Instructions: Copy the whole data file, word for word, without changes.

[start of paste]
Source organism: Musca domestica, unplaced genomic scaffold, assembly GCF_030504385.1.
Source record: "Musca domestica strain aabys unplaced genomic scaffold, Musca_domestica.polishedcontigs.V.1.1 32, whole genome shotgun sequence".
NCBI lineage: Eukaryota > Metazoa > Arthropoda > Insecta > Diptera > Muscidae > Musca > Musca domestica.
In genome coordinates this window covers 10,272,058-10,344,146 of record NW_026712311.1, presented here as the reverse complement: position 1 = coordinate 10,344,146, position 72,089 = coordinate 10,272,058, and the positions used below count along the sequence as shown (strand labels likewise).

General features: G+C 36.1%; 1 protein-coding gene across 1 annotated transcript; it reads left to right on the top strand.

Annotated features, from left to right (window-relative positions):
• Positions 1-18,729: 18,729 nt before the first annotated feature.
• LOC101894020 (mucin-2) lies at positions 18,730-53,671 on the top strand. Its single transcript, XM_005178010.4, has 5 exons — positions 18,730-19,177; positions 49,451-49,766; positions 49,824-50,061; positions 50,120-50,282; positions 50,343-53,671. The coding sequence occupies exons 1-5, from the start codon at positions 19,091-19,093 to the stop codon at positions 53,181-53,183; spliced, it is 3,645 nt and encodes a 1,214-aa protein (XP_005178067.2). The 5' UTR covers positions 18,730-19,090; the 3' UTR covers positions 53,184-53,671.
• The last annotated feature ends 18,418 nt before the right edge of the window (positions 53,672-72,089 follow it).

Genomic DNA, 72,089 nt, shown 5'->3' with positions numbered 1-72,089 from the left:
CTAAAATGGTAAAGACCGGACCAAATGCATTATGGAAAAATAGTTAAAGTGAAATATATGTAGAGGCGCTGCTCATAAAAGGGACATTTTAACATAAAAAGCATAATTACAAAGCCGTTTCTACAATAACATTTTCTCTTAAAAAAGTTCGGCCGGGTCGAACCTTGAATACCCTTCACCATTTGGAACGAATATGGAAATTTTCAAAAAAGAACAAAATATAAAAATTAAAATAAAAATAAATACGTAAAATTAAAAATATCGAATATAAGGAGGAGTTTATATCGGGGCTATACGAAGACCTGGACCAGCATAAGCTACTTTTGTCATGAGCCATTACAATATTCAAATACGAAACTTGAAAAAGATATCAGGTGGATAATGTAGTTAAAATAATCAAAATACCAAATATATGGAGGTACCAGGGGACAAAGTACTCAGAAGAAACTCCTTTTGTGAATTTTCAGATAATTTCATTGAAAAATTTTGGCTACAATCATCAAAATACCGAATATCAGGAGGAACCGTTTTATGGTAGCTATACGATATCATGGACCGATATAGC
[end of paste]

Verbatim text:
Source organism: Musca domestica, unplaced genomic scaffold, assembly GCF_030504385.1.
Source record: "Musca domestica strain aabys unplaced genomic scaffold, Musca_domestica.polishedcontigs.V.1.1 32, whole genome shotgun sequence".
NCBI lineage: Eukaryota > Metazoa > Arthropoda > Insecta > Diptera > Muscidae > Musca > Musca domestica.
In genome coordinates this window covers 10,272,058-10,344,146 of record NW_026712311.1, presented here as the reverse complement: position 1 = coordinate 10,344,146, position 72,089 = coordinate 10,272,058, and the positions used below count along the sequence as shown (strand labels likewise).

General features: G+C 36.1%; 1 protein-coding gene across 1 annotated transcript; it reads left to right on the top strand.

Annotated features, from left to right (window-relative positions):
• Positions 1-18,729: 18,729 nt before the first annotated feature.
• LOC101894020 (mucin-2) lies at positions 18,730-53,671 on the top strand. Its single transcript, XM_005178010.4, has 5 exons — positions 18,730-19,177; positions 49,451-49,766; positions 49,824-50,061; positions 50,120-50,282; positions 50,343-53,671. The coding sequence occupies exons 1-5, from the start codon at positions 19,091-19,093 to the stop codon at positions 53,181-53,183; spliced, it is 3,645 nt and encodes a 1,214-aa protein (XP_005178067.2). The 5' UTR covers positions 18,730-19,090; the 3' UTR covers positions 53,184-53,671.
• The last annotated feature ends 18,418 nt before the right edge of the window (positions 53,672-72,089 follow it).

Genomic DNA, 72,089 nt, shown 5'->3' with positions numbered 1-72,089 from the left:
CTAAAATGGTAAAGACCGGACCAAATGCATTATGGAAAAATAGTTAAAGTGAAATATATGTAGAGGCGCTGCTCATAAAAGGGACATTTTAACATAAAAAGCATAATTACAAAGCCGTTTCTACAATAACATTTTCTCTTAAAAAAGTTCGGCCGGGTCGAACCTTGAATACCCTTCACCATTTGGAACGAATATGGAAATTTTCAAAAAAGAACAAAATATAAAAATTAAAATAAAAATAAATACGTAAAATTAAAAATATCGAATATAAGGAGGAGTTTATATCGGGGCTATACGAAGACCTGGACCAGCATAAGCTACTTTTGTCATGAGCCATTACAATATTCAAATACGAAACTTGAAAAAGATATCAGGTGGATAATGTAGTTAAAATAATCAAAATACCAAATATATGGAGGTACCAGGGGACAAAGTACTCAGAAGAAACTCCTTTTGTGAATTTTCAGATAATTTCATTGAAAAATTTTGGCTACAATCATCAAAATACCGAATATCAGGAGGAACCGTTTTATGGTAGCTATACGATATCATGGACCGATATAGC